Of course, as with many card games, luck of the draw has a big effect on the final outcome – early in the game, there’s not a lot you can do with a hand full of 1s, 2s, and 3s.  Later on, you might have enough decoys or double agents to salvage things; but at the start of the game, you simply don’t have any tools.  Also, the Normandy trick is much more luck based than the rest because you don’t have much time to plan for things – you actually have no time to plan at all if you’re the first player to play into the trick (as you simply have to cross your fingers and hope that the bot doesn’t top deck a better card!).  Sometimes you can split the low cards across two rounds and hope that you can win enough tricks to offset those losses; other times, you just take your lumps all at once.  Once, this happened to me, but I was able to make sure that I won the advanced tactic of increasing the German Alert level, so while I had to move a few spaces to the left because of all the tricks I lost, I was able to push it back to the right with two well timed tricks.

It’ll take most of your first game to figure out what is going on as there are a lot of concepts to figure out.  This is not helped by the rules. While verbose, they can be confusing.  It took me three reads to get the rules down as they were not in an order that suited my learning process. 

Everything is in the rules, but I would have preferred things in a different order – with all the introductory/definitions at the front and then the gameplay next without interruptions.   I also would have preferred to know what my goal was in a round before the description of said round was started.  Rules for advanced tactics (which should be applied whenever a trick is completed) are found only in the rules for the scoring phase of the round.  So, in my first play, I totally missed that bit – even after two rules reads – because nothing was said about making marks there as tricks were completed…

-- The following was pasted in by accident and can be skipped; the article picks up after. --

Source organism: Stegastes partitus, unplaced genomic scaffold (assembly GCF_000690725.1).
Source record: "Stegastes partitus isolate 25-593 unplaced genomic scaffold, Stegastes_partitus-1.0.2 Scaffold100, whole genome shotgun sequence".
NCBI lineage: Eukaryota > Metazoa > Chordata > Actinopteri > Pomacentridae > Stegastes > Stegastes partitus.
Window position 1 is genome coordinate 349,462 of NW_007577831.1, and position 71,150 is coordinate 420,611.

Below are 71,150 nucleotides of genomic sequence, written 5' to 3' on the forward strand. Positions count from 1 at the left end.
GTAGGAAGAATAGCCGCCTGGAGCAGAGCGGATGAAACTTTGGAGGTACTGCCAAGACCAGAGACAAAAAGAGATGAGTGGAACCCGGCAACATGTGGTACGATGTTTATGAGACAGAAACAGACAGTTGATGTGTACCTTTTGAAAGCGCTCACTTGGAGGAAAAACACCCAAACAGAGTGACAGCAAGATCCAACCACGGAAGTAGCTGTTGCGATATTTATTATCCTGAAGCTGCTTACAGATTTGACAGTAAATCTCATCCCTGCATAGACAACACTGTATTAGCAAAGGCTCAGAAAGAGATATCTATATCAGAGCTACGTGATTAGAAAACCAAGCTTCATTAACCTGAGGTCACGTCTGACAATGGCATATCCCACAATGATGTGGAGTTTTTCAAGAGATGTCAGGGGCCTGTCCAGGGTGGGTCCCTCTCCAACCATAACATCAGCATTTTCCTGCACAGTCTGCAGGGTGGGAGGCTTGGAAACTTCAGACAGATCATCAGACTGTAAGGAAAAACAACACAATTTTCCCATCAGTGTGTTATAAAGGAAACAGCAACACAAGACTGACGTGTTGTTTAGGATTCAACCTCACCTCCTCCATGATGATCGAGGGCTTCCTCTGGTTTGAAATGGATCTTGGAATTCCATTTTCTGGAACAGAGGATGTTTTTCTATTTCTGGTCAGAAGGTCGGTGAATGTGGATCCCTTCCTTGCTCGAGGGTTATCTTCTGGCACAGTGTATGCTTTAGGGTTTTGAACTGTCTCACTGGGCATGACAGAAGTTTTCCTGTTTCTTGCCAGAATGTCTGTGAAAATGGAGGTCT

That being said, once you get through the first couple of rounds, the game mechanisms mesh together well and it’s pretty easy to see what is going on.  You just have to slog through a few rounds to get to that point.  

The layout of the board is also somewhat confusing at first glance. I’d like the advanced tactics areas on the sheet to give me an iconographic reminder of their ability.  I was constantly referring to the rules to try to remember what I could do with them; and because I didn’t have them on my sheet to be easily seen, I still don’t use them as well as I could.  There is also space on the back sheet of the rules, which I left out on the table as a nice player aid (as it has the bot rules on that page) – that might not be a bad place for that reminder as well.  FWIW, the game entry on BGG shows a number of different layouts, so it looks like this is something that is being constantly updated/refined.

Thus far, I’ve had a decent time playing it, though it took awhile to be able to play it correctly. For those who like solo games, this would be something worth looking into as it goes through the KS campaign and development.  As these things usually go, suggestions will be made and things will change/improve based on those comments. The form of the game that I’ve played is not yet the finished project, and I’d be interested to see the final Setback deck as well as an improved rulebook and playsheet.  Fortitude is a solo game that combines good card play, strategic maneuvering around the Setback cards and a bit of good old fashioned card luck – and I think that it will turn out to be an interesting game once it is finished; it’s a little rough around the edges right now.

Until your next appointment,

The Gaming Doctor

About Dale Yu

Dale Yu is the Editor of the Opinionated Gamers. He can occasionally be found working as a volunteer administrator for BoardGameGeek, and he previously wrote for BoardGame News.